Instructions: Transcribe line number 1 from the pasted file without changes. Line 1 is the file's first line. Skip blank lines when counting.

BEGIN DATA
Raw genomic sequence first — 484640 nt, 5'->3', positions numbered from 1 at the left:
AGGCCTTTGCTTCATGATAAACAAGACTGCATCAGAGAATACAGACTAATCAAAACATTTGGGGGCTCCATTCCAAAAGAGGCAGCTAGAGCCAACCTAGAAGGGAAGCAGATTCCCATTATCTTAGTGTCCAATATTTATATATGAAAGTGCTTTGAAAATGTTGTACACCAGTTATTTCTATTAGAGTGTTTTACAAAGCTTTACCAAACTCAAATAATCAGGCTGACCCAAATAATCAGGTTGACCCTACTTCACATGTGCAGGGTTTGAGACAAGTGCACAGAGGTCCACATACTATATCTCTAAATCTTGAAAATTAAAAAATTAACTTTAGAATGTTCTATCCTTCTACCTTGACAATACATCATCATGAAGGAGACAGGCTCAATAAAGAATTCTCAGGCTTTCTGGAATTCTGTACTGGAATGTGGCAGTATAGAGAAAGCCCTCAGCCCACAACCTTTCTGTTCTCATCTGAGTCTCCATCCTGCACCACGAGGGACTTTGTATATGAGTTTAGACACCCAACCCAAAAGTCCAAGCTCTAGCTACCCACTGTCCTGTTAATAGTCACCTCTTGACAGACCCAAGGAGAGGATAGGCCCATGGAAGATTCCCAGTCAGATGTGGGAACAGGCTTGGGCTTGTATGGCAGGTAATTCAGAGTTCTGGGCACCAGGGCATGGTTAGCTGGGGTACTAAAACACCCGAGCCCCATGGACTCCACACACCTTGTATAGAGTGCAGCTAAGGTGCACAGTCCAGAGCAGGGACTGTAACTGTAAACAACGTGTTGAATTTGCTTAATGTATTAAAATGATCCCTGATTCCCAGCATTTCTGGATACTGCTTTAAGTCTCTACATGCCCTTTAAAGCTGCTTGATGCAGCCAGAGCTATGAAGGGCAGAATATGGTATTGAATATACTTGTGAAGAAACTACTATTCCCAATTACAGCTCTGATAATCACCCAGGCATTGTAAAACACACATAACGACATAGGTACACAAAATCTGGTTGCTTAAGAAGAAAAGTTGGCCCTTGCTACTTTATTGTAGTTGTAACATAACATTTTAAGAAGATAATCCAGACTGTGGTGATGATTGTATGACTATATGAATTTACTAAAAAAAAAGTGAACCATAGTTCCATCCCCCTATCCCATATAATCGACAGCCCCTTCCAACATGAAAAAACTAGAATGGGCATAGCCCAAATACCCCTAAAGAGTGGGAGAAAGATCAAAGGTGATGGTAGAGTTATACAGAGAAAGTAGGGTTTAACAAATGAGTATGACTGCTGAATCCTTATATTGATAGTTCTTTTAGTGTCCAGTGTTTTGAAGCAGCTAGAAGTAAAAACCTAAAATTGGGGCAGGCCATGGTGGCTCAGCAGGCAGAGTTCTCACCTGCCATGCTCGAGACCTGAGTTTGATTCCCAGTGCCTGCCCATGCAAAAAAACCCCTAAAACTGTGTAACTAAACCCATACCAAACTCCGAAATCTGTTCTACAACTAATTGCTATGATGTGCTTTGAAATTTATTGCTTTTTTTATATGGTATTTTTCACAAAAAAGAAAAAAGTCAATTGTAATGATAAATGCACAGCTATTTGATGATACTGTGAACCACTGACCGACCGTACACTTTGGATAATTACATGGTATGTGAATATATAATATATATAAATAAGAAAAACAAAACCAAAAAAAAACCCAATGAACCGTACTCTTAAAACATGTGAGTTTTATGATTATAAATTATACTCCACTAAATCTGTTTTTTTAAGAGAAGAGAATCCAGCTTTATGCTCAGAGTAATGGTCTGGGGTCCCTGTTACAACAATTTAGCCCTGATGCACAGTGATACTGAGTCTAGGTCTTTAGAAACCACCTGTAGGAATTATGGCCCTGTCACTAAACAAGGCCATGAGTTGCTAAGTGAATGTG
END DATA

Raw genomic sequence first — 484640 nt, 5'->3', positions numbered from 1 at the left: